Old-fashioned perennials are steeped in history. Some long-time preferred flowers have even been around for hundreds or thousands of years. Typically, the aboveground part of the plant dies back every winter as well as the roots sprout a new plant in the spring. If you plant perennials from seed, expect most of them to begin producing flowers in the next year.
Towering Flowers Stalks
Hollyhocks (Alcea rosea) Scatter towering flower stalks and a few varieties develop 59 to 70 inches tall, including “Black Beauty” using its blackish-purple blossoms that feature yellow eyes. These striking perennials are indeed old, hollyhock remnants were discovered in a 50,000-year-old grave of a Neanderthal man. In the U.S., hollyhocks were one of the first plants brought by the colonists, who gave seeds into the Cherokee Indians. Hollyhocks make amazing borders, come in many different sizes and colours, and are hardy at U.S. Department of Agriculture plant hardiness zones 2 through 9. They attract butterflies and hummingbirds.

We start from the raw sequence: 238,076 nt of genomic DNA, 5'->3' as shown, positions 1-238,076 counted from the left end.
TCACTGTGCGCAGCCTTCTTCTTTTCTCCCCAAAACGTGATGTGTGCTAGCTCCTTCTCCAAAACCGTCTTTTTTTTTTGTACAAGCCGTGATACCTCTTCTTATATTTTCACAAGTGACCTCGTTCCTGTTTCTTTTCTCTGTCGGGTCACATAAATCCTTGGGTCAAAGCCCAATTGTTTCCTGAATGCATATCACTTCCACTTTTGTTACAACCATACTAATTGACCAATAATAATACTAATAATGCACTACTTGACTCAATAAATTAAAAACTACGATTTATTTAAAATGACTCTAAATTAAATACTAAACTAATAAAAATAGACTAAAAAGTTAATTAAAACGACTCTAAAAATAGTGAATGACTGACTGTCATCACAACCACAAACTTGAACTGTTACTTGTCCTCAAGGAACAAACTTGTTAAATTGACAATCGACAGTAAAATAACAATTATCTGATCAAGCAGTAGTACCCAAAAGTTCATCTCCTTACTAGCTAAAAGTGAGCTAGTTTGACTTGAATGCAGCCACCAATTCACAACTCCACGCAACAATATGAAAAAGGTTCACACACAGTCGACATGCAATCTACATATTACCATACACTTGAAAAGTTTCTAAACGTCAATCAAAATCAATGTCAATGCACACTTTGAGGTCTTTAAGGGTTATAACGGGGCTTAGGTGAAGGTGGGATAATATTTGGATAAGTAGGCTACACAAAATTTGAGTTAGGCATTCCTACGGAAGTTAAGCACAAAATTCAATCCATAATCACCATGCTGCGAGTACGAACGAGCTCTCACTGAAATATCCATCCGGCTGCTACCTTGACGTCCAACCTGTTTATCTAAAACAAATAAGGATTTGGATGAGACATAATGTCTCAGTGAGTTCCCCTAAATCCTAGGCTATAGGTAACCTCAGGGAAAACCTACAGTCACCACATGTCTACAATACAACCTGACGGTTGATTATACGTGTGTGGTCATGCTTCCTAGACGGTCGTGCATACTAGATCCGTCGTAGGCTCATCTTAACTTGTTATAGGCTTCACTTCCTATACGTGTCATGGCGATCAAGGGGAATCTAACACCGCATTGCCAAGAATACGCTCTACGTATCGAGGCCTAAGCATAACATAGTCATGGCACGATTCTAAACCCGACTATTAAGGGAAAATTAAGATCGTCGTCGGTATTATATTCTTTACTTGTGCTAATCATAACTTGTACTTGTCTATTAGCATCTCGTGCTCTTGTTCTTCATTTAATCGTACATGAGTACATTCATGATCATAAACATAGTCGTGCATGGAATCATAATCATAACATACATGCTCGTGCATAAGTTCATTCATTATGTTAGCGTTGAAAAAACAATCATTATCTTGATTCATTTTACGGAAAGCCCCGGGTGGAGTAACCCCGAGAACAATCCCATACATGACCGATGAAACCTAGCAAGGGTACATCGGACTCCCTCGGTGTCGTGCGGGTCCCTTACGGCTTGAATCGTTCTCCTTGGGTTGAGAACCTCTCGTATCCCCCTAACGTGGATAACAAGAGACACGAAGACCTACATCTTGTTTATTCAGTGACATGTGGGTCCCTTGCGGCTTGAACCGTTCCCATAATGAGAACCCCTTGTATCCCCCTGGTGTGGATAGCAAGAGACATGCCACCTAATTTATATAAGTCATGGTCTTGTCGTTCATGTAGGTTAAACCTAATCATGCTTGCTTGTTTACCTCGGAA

Charming, Bright White Blossoms
The magical, upward facing, bright white blossoms of “Becky” Shasta daisy (Leucanthemum “Becky”) includes contrasting eyes at yellow. It’s said that Ida Mae of Georgia, a successful florist and nursery proprietor, was the first to market this cultivar of their quintessential daisy in the 1960’s. It caught her eye in her neighbor’s garden and she asked for a clump so that she could develop them herself. This vintage blossom has a very long bloom season, attracts butterflies to your yard, reaches 40 inches tall and is hardy in USDA zones 4 through 9. It’s excellent for containers and naturalistic landscape designs.
A Vintage Fragrant Evergreen
The history of lavender (Lavandula) dates back to ancient Egypt, where it had been an ingredient to scent cologne and incense. Dioscorides, a Greek naturalist, extolled its value as a medicinal plant in the first century A.D.. It was also regarded as an aphrodisiac in the Middle Ages. English lavender (L. angustifolia) is the most commonly cultivated species of the perennial and grows in USDA hardiness zones 5b through 8. It bananas stalks 12 to 36 inches tall which bear a whorl of lavender blooms. Add lavender to a own herb garden as a standalone specimen or plant it en masse.
Grows as a Shrub
Confederate rose (Hibiscus mutabilis), also known as tree lotus, has a shrub-like growth habit. In cooler climates, it grows 6 to 8 feet tall and shouted back each year. In warmer climates, it grows a woody trunk and grows 12 to 15 feet tall. Despite its title, this old-fashioned perennial is neither native to the former Confederacy nor a rose. It’s really native to China and a member of the hibiscus family. Confederate rose was brought to Europe before 1632 and grows in USDA hardiness zones 8 through 10.